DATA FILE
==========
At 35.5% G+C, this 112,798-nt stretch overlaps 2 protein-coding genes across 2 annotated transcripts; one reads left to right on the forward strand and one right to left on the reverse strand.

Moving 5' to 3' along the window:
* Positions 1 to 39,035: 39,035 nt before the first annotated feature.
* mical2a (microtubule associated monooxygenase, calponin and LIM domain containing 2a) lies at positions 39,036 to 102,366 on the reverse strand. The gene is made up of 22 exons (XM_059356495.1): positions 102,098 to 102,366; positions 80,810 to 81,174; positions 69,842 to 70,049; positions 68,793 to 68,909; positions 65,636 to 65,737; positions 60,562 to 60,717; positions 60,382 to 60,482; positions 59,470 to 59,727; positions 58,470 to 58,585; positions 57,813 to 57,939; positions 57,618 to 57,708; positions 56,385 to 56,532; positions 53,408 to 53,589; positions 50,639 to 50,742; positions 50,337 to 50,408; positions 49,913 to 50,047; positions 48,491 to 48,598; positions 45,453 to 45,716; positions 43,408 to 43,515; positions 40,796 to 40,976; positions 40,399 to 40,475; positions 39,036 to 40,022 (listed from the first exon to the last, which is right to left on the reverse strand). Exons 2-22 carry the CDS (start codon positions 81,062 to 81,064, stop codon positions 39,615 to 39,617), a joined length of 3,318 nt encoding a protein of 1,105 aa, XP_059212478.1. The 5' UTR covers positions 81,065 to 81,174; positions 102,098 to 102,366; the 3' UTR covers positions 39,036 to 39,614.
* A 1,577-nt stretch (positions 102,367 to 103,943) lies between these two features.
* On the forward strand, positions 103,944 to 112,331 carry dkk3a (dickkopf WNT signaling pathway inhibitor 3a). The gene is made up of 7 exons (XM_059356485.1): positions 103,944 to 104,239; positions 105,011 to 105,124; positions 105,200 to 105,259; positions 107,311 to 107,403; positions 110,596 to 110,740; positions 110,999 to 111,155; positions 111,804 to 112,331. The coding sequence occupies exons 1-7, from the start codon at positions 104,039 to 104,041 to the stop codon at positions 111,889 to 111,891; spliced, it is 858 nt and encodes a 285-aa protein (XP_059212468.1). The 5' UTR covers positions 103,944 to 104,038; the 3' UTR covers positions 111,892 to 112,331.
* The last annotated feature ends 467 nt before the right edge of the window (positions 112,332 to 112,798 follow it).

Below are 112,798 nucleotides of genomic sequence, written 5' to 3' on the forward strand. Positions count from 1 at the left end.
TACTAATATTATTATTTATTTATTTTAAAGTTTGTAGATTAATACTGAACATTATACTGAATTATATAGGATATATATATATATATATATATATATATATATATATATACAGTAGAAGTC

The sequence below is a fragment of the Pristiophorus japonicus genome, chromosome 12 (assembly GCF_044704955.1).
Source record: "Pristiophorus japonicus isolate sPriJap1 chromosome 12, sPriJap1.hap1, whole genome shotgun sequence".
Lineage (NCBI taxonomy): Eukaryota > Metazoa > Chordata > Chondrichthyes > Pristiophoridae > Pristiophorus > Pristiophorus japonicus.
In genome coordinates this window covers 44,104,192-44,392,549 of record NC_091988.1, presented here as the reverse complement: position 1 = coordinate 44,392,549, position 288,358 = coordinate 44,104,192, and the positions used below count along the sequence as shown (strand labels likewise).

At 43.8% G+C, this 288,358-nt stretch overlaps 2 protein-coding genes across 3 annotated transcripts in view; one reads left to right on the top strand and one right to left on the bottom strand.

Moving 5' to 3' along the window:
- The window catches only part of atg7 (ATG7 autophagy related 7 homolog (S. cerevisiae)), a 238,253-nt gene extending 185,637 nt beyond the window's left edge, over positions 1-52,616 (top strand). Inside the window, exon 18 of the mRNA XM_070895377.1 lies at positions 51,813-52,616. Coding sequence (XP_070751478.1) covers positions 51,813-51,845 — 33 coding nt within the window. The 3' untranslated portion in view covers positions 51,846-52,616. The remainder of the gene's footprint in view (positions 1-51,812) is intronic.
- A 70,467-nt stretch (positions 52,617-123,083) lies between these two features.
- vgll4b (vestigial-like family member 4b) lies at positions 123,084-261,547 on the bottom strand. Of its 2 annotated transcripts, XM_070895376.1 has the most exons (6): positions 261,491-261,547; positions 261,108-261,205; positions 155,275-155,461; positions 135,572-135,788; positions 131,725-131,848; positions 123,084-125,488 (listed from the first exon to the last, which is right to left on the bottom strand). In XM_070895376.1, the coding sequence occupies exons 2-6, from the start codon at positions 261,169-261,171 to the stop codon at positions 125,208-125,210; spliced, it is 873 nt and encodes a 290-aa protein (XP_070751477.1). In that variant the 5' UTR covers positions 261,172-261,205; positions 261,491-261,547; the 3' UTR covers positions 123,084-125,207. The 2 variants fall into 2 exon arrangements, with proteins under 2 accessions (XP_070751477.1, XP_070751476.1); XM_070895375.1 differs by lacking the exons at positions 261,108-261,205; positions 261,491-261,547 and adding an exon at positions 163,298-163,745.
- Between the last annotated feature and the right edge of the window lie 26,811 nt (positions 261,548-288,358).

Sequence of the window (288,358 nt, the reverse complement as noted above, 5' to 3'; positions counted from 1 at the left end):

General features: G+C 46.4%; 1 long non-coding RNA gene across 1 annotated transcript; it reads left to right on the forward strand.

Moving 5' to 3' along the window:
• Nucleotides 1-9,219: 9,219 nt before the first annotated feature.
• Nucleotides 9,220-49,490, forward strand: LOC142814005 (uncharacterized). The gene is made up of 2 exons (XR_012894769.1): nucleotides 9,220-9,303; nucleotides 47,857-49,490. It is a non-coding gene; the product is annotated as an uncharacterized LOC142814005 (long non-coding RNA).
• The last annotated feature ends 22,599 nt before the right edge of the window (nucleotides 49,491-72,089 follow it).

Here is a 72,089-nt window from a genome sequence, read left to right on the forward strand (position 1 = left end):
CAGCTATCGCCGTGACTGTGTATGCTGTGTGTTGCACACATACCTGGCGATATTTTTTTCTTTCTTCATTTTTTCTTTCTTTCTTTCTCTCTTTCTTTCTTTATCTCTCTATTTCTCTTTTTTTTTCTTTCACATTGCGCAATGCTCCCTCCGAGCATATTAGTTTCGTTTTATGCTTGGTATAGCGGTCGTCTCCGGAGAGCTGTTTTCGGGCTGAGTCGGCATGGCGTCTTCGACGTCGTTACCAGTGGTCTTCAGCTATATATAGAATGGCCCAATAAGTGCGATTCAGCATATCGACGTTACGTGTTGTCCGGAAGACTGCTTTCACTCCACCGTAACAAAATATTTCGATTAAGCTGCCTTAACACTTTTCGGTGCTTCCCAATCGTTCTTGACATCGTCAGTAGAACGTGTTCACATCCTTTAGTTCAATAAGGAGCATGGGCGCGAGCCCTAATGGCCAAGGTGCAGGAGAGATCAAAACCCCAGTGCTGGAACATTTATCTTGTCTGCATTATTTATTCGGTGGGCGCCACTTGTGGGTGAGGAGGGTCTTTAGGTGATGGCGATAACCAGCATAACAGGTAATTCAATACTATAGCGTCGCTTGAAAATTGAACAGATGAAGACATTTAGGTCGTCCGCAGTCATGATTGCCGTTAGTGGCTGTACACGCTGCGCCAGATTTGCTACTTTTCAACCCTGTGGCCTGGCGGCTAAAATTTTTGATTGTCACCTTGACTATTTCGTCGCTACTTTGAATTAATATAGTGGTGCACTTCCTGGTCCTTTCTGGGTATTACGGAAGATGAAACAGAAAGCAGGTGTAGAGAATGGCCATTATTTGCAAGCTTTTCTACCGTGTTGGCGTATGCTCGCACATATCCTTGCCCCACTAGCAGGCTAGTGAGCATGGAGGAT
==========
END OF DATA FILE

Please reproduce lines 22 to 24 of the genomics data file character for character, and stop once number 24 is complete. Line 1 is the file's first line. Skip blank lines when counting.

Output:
Moving 5' to 3' along the window:
• Nucleotides 1-9,219: 9,219 nt before the first annotated feature.
• Nucleotides 9,220-49,490, forward strand: LOC142814005 (uncharacterized). The gene is made up of 2 exons (XR_012894769.1): nucleotides 9,220-9,303; nucleotides 47,857-49,490. It is a non-coding gene; the product is annotated as an uncharacterized LOC142814005 (long non-coding RNA).